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6 and 6a, East Street

A Grade II* Listed Building in Coggeshall, Essex

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Latitude: 51.8709 / 51°52'15"N

Longitude: 0.6865 / 0°41'11"E

OS Eastings: 585048

OS Northings: 222555

OS Grid: TL850225

Mapcode National: GBR QKF.LDJ

Mapcode Global: VHJJL.V79M

Plus Code: 9F32VMCP+8J

Entry Name: 6 and 6a, East Street

Listing Date: 31 October 1966

Last Amended: 6 September 1988

Grade: II*

Source: Historic England

Source ID: 1123146

English Heritage Legacy ID: 116136

Location: Coggeshall, Braintree, Essex, CO6

County: Essex

Civil Parish: Coggeshall

Built-Up Area: Coggeshall

Traditional County: Essex

Lieutenancy Area (Ceremonial County): Essex

Church of England Parish: Coggeshall with Markshall

Church of England Diocese: Chelmsford

Find accommodation in


(south side)

9/104 Nos. 6, 6A, 6B, 6C, 6D and 6E
31.10.66 (formerly listed as Nos. 6 and 6A, and prior to that listed as
No. 6 (Staffords House and shop))


House and commercial premises, now 2 shops, flat, and workshops. Late C14 to
early C16, altered in C18 and C19. Timber framed, roughcast, plastered and
weatherboarded, roofed with machine-made and handmade red plain tiles and
interlocking concrete tiles. Complex plan comprising (1) late C14 main range of
2 bays facing the street, with early C16 rear stack, (2) C15/16 2-bay wing to
rear of it, (3) original 2-bay crosswing to right of main range with C19
internal stack at right, (4) early C15 2-bay wing to rear of it, jettied to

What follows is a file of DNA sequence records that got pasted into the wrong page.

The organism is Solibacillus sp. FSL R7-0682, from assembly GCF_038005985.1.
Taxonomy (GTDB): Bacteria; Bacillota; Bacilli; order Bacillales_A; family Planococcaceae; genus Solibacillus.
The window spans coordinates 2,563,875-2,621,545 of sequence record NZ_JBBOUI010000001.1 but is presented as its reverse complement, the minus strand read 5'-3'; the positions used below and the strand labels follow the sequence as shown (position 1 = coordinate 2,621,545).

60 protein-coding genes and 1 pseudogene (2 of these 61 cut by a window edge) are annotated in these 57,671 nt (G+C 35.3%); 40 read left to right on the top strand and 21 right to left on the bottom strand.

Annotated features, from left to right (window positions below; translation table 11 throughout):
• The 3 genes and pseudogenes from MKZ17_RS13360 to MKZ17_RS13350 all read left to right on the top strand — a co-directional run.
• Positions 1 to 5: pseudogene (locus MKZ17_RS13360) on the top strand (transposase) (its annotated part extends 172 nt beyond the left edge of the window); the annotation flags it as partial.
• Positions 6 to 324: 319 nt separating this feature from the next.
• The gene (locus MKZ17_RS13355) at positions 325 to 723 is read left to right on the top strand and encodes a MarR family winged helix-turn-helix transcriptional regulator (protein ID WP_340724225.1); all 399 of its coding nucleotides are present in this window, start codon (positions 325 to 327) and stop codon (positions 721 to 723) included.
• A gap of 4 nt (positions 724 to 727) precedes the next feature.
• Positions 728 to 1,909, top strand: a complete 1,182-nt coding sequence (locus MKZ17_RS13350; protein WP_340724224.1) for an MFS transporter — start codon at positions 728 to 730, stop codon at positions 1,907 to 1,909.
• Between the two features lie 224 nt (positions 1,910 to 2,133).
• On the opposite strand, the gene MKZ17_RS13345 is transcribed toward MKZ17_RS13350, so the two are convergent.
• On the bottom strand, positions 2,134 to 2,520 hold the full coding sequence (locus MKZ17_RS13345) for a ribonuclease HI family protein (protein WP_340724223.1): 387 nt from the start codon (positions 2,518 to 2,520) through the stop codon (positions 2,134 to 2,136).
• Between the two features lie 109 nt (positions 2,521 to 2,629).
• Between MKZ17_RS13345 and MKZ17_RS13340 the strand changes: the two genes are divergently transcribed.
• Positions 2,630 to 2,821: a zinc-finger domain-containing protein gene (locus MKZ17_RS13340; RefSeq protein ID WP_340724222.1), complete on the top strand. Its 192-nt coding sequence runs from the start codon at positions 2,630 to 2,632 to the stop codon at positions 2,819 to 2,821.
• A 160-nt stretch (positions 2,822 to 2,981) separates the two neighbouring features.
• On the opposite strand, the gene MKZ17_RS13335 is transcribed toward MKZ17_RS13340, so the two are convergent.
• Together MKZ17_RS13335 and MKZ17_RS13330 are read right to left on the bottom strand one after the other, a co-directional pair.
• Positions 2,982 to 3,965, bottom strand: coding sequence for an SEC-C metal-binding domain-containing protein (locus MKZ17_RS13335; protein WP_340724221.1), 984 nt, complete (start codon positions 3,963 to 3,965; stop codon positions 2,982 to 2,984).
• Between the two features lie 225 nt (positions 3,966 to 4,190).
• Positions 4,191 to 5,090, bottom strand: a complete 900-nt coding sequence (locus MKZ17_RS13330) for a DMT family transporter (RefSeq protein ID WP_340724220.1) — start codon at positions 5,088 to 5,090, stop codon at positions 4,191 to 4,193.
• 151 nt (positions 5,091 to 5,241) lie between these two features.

left, (5) late C15 3-bay extension to rear of it, also jettied to left, (6) late
C15/early C16 4-bay wing to rear of it with end stack, (7) early C16 3-bay
extension beyond, of one storey. To left of the front end of block 6 is (8) a
C16 wing of one bay, and to left of it, (9) an early C19 one-bay extension, with
a C19 stack at the junction. The whole forms a courtyard plan with extensions
to the rear. All of 2 storeys except block 5, which has a cellar, and block 7.
No. 6 (at right) has an underbuilt jetty, projecting early C19 butcher's
shopfront with wrought iron grill at the top, roll-moulded fascia below, and C20
shop window with C20 brick nogging below, and C20 glazed door. First floor, one
early C19 sash of 12+12 lights with crown glass. No. 6A (at left) has a jetty
and an C18/early C19 2-storey splayed bay of sashes, of 8-6-6-6-8 lights on the
ground floor, 6-6-6 lights on the first floor, with crown glass; half-glazed